This blog was originally posted on the Apache Blog: https://blogs.apache.org/sqoop/entry/apache_sqoop_highlights_of_sqoop
Apache Sqoop (incubating) was created to efficiently transfer bulk data between Hadoop and external structured datastores, such as RDBMS and data warehouses, because databases are not easily accessible by Hadoop. Sqoop is currently undergoing incubation at The Apache Software Foundation. More information on this project can be found at http://incubator.apache.org/sqoop.
The popularity of Sqoop in enterprise systems confirms that Sqoop does bulk transfer admirably. That said, to enhance its functionality, Sqoop needs to fulfill data integration use-cases as well as become easier to manage and operate.
What is Sqoop?
Apache Sqoop (incubating) provides an efficient approach for transferring big data between Hadoop related systems (such as HDFS, Hive, and HBase) and structured data stores (such as relational databases, data warehouses, and NoSQL systems). The extensible architecture used by Sqoop allows support for a data store to be added as a so-called connector. By default, Sqoop comes with connectors for a variety of databases such as MySQL, PostgreSQL, Oracle, SQL Server, and DB2. In addition, there are also third-party connectors available separately from various vendors for several other data stores, such Couchbase, VoltDB, and Netezza. This post will take a brief look at the newly introduced Cloudera Connector for Teradata 1.0.0.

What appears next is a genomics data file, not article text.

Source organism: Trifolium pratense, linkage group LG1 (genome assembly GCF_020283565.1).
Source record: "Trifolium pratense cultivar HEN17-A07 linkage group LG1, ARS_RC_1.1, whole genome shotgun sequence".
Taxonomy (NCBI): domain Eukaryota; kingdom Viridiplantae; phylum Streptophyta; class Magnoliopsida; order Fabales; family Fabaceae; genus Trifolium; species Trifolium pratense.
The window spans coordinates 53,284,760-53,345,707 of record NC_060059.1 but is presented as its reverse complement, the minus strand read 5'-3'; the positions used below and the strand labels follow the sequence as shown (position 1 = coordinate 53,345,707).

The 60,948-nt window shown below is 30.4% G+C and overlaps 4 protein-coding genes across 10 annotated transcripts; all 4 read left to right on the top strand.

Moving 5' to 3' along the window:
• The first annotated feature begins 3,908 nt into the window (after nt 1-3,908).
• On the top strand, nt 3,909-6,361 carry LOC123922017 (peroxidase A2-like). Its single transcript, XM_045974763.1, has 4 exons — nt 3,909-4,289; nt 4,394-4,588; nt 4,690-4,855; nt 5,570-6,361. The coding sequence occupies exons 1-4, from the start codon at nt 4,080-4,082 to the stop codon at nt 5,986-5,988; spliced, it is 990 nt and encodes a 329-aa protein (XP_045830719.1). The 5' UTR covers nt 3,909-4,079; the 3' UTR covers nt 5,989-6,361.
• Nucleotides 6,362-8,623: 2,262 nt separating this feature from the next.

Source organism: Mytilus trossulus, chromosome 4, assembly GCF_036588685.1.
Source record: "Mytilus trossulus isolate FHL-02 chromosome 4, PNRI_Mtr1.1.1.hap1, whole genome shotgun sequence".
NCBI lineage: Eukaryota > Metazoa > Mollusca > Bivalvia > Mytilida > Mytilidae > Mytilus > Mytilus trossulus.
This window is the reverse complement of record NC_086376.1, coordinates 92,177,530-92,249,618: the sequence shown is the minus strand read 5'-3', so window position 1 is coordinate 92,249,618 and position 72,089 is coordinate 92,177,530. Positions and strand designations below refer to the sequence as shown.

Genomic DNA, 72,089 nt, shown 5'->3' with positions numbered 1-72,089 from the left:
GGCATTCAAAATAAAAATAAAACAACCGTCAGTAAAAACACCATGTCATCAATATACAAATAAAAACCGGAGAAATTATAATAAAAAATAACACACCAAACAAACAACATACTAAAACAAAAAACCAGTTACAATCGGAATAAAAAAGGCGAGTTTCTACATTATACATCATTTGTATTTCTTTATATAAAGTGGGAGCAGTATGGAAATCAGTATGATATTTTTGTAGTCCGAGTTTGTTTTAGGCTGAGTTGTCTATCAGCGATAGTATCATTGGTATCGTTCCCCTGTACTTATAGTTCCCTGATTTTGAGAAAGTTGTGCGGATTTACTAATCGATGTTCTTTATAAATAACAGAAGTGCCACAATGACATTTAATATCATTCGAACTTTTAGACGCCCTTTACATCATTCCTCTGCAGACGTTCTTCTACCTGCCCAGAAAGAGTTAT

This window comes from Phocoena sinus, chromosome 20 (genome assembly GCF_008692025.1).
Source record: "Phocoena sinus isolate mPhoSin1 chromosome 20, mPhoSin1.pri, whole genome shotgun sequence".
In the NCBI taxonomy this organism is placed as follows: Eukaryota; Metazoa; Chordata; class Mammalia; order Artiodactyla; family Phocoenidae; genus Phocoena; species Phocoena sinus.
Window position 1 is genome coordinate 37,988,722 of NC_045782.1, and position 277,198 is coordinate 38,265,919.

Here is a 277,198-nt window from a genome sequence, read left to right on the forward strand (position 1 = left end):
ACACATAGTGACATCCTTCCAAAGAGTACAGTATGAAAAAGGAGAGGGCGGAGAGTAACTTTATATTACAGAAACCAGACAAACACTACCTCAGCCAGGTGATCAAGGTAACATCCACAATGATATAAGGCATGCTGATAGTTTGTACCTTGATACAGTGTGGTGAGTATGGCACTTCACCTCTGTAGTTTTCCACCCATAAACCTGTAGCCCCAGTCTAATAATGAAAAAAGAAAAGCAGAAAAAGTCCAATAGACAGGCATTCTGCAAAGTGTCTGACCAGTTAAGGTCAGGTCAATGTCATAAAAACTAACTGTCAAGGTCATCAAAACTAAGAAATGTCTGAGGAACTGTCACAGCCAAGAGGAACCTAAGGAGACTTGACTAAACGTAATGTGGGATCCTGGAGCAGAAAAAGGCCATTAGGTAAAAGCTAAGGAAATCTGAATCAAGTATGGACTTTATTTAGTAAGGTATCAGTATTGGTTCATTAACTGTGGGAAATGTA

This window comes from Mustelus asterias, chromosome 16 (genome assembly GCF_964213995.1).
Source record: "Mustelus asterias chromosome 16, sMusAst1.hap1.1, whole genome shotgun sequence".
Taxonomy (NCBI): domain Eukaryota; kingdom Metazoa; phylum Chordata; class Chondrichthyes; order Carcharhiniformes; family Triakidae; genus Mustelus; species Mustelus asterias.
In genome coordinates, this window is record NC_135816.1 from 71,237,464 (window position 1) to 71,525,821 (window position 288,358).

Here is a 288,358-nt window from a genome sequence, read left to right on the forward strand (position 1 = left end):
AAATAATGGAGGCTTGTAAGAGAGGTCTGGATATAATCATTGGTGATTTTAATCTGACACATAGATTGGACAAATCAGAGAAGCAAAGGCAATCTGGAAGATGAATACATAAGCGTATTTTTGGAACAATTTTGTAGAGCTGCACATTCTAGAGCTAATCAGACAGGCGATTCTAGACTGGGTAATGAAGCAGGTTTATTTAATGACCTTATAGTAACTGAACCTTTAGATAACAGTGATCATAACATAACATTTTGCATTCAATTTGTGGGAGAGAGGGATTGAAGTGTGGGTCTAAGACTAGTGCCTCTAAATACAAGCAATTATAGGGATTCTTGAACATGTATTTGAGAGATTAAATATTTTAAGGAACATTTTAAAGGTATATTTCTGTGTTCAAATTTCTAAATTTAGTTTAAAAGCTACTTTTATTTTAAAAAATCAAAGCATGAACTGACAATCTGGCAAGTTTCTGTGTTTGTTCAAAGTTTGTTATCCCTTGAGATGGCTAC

A key feature of the connector is that it uses temporary tables to provide atomicity on data transfer. This feature ensures that either all or none of the data are transferred during import and export operations. Moreover, the connector opens JDBC connection against Teradata for fetching and inserting data, and it automatically injects appropriate parameter underneath to use the FastExport/FastLoad feature of Teradata for fast performance.
The first thing you will need is to install Sqoop. CDH3 documentation serves as a good reference on how to do this. You also need the Teradata JDBC JAR files (terajdbc4.jar and tdgssconfig.jar), and they can be put under the lib directory of your Sqoop installation (so Sqoop can pick them up at run time). One last thing is to enable Sqoop to process the Teradata JDBC URL syntax with the specialized Teradata manager factory. To do this, you can add the following inside a sqoop-site.xml file within the configuration directory of your Sqoop installation: